When you exit the Stories of Cinema galleries on the third floor, you walk through an illuminated hallway where you can stay for a beat to take in quotes from Academy members on the future of cinema, with graphics illuminated on two large LED panels facing each other. When creating the screen content, our approach was to reference the end scroll of a film’s ending credits with a subtle “spotlight” illuminating the text from one screen to the next, create an illusion of light passing through the physical space and into the next screen. 

– Ben Conrad, Creative Director, GenPop 





The Oscars Experience is designed to recreate the thrill of accepting a real Oscar live at the Academy Awards, so – as you can imagine – expectations were extremely high! Meeting the standards of the Academy meant that the design and technology had to surpass what you’d expect at the Dolby Theater itself. The sensation had to match the surreal, overwhelming experience of the Academy Awards, and it also needed to feel personal for each visitor.   

Luckily, we had the full resources of the movie industry at our fingertips when creating the experience. With an audio system by Dolby Atmos, cinema-grade cameras by Sony, visual effects by Rodeo FX, and an original score from Primary Color Music, we were able to achieve the visceral immersion of the Dolby Theater – including a truly lifelike Oscars audience. Working closely with the architecture team at WHY, we amplified the dimensions of the stage area through subtle spatial illusions and designed the maze-like “backstage” space to heighten your mind for the experience. When you reach the end of the passageway, a specially trained producer ushers you on stage. And after that – we don’t want to give too much away, but we can testify to the fact that you really don’t know what to expect until you’re there, in the moment, feeling the high-sensory impact of the lights, cameras, music, and applause.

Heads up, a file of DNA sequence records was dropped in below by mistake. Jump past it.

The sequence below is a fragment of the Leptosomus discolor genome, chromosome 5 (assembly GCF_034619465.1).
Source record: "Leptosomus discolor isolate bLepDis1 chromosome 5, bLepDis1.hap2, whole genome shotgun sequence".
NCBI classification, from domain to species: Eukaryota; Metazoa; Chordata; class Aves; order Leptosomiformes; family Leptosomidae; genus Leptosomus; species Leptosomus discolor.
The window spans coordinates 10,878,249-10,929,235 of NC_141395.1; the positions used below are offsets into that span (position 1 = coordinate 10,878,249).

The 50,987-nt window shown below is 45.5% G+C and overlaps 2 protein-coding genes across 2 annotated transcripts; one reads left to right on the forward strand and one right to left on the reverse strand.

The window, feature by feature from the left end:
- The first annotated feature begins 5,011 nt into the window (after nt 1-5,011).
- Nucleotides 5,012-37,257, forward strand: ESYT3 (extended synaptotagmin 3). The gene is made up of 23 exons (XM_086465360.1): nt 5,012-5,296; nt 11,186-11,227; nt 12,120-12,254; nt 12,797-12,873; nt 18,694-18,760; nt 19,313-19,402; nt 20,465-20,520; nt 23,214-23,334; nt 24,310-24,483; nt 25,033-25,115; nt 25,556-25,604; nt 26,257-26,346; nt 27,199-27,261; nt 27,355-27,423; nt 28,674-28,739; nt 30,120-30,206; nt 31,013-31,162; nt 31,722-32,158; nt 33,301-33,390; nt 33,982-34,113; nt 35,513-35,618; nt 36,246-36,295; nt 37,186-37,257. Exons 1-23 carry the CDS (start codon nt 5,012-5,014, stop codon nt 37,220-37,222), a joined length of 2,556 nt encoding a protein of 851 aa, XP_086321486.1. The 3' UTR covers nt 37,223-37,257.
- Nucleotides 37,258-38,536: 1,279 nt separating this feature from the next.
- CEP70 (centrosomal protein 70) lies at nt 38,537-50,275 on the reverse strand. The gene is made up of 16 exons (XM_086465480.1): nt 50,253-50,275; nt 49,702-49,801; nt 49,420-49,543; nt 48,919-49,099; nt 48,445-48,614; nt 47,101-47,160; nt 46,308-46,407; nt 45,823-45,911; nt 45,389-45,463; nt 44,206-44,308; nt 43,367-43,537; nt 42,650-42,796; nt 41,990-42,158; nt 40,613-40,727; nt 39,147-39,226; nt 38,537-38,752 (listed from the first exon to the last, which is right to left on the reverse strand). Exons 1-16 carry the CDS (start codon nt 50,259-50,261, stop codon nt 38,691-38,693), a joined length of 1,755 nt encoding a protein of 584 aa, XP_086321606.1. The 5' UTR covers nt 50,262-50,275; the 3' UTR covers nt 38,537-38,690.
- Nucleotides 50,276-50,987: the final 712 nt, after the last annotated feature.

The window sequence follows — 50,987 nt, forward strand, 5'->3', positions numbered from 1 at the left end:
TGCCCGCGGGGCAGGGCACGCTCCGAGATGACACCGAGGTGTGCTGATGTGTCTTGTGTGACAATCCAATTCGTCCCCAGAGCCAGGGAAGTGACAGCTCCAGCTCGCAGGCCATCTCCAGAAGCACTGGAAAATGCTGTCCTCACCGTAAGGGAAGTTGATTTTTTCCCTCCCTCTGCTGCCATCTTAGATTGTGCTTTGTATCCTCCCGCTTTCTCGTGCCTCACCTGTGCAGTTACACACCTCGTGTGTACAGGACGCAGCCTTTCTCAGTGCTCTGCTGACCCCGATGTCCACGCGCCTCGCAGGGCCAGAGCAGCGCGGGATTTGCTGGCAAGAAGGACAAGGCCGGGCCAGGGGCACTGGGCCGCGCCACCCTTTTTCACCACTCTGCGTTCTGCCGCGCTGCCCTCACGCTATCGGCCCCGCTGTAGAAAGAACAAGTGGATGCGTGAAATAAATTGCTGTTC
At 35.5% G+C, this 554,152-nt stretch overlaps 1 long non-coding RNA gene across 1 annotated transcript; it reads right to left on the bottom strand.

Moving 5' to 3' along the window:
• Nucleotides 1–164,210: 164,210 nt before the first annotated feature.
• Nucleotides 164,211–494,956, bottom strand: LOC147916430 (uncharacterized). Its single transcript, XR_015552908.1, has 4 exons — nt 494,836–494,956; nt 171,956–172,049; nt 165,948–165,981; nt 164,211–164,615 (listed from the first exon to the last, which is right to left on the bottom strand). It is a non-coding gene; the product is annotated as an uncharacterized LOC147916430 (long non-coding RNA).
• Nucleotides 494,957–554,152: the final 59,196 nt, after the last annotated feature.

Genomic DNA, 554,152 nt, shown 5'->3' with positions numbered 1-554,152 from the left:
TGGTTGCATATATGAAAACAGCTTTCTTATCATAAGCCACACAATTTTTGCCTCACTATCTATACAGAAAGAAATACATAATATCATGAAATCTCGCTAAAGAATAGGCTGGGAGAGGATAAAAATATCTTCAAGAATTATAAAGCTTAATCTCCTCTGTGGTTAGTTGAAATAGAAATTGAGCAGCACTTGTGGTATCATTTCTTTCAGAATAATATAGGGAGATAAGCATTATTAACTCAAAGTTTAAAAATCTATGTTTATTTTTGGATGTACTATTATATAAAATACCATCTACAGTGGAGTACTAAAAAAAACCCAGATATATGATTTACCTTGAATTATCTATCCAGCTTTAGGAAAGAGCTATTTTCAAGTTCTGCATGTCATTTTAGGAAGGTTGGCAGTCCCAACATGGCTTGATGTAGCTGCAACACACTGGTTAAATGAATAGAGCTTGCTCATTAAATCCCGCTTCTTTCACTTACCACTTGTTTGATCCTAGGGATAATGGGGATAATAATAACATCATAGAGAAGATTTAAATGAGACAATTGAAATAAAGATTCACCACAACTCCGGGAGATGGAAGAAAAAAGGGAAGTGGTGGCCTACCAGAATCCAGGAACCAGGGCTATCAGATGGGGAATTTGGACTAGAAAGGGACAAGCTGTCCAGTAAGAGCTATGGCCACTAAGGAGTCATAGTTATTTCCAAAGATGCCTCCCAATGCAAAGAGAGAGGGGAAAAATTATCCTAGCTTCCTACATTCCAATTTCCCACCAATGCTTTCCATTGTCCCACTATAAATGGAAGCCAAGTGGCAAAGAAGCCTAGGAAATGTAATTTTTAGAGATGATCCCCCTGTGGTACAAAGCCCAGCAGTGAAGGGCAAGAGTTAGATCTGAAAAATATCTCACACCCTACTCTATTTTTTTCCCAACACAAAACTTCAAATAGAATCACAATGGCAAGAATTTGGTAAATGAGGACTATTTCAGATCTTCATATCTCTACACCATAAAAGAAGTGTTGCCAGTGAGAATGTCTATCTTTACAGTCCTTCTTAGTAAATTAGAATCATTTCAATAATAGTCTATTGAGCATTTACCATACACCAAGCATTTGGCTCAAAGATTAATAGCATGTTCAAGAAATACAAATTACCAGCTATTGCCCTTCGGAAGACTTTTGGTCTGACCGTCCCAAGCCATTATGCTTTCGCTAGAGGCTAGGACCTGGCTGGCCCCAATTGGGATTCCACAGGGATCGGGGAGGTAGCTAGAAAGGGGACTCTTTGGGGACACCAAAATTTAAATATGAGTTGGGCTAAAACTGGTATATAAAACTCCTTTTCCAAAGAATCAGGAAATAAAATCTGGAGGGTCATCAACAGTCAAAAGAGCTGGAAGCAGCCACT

While you’re accepting your Oscar, 4K Sony cameras installed at different angles capture your reactions and the response of the audience. Hypno’s proprietary video processing technology instantly mixes the footage from the cameras with motion graphics and custom audio, exporting and delivering personalized videos to your phone in seconds. Each video is optimized for social, so it’s perfect for sharing. Of course, we’re  expecting some visitors to arrive at the museum fully dressed for the Oscars so that they can get an amazing video and add some magic to their museum experience.

– Russell Armand, CEO, HYPNO 



The galleries are designed to let you follow your eyes and your ears, mapping your own path according to your own personal interests and impulses. Now that you know a little more about the techniques behind the scenes, you might find yourself drawn in new directions – experimenting with shadowplay in the path to cinema gallery, or perhaps finding yourself losing track of time in sonic space. If there’s one thing as exciting as cinema magic, it’s discovering how the magic is made. And as gallery designers, we think that’s equally true of museums.  

 Interested in hearing more about WHY’s design thinking for the project? Click here 


Article by Matilda Bathurst
October 11th, 2021
Exhibition Design,  Museums,  Programming